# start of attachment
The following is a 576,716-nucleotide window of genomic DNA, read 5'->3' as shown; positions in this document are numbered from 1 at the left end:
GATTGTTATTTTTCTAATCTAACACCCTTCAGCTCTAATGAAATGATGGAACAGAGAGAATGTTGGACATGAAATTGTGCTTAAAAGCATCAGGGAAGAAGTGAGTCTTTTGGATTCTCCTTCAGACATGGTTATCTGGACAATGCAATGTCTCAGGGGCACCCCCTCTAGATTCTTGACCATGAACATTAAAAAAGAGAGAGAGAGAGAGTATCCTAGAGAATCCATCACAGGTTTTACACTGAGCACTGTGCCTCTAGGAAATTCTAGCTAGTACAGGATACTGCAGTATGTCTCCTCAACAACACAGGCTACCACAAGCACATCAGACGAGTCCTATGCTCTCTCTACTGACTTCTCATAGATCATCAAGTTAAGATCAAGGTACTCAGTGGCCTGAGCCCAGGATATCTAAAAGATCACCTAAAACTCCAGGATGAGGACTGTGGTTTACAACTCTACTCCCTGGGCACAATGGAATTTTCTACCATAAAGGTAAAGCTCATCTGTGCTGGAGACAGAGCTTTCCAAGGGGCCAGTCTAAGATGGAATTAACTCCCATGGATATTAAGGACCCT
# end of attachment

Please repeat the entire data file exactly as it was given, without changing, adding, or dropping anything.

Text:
The following is a 576,716-nucleotide window of genomic DNA, read 5'->3' as shown; positions in this document are numbered from 1 at the left end:
GATTGTTATTTTTCTAATCTAACACCCTTCAGCTCTAATGAAATGATGGAACAGAGAGAATGTTGGACATGAAATTGTGCTTAAAAGCATCAGGGAAGAAGTGAGTCTTTTGGATTCTCCTTCAGACATGGTTATCTGGACAATGCAATGTCTCAGGGGCACCCCCTCTAGATTCTTGACCATGAACATTAAAAAAGAGAGAGAGAGAGAGTATCCTAGAGAATCCATCACAGGTTTTACACTGAGCACTGTGCCTCTAGGAAATTCTAGCTAGTACAGGATACTGCAGTATGTCTCCTCAACAACACAGGCTACCACAAGCACATCAGACGAGTCCTATGCTCTCTCTACTGACTTCTCATAGATCATCAAGTTAAGATCAAGGTACTCAGTGGCCTGAGCCCAGGATATCTAAAAGATCACCTAAAACTCCAGGATGAGGACTGTGGTTTACAACTCTACTCCCTGGGCACAATGGAATTTTCTACCATAAAGGTAAAGCTCATCTGTGCTGGAGACAGAGCTTTCCAAGGGGCCAGTCTAAGATGGAATTAACTCCCATGGATATTAAGGACCCT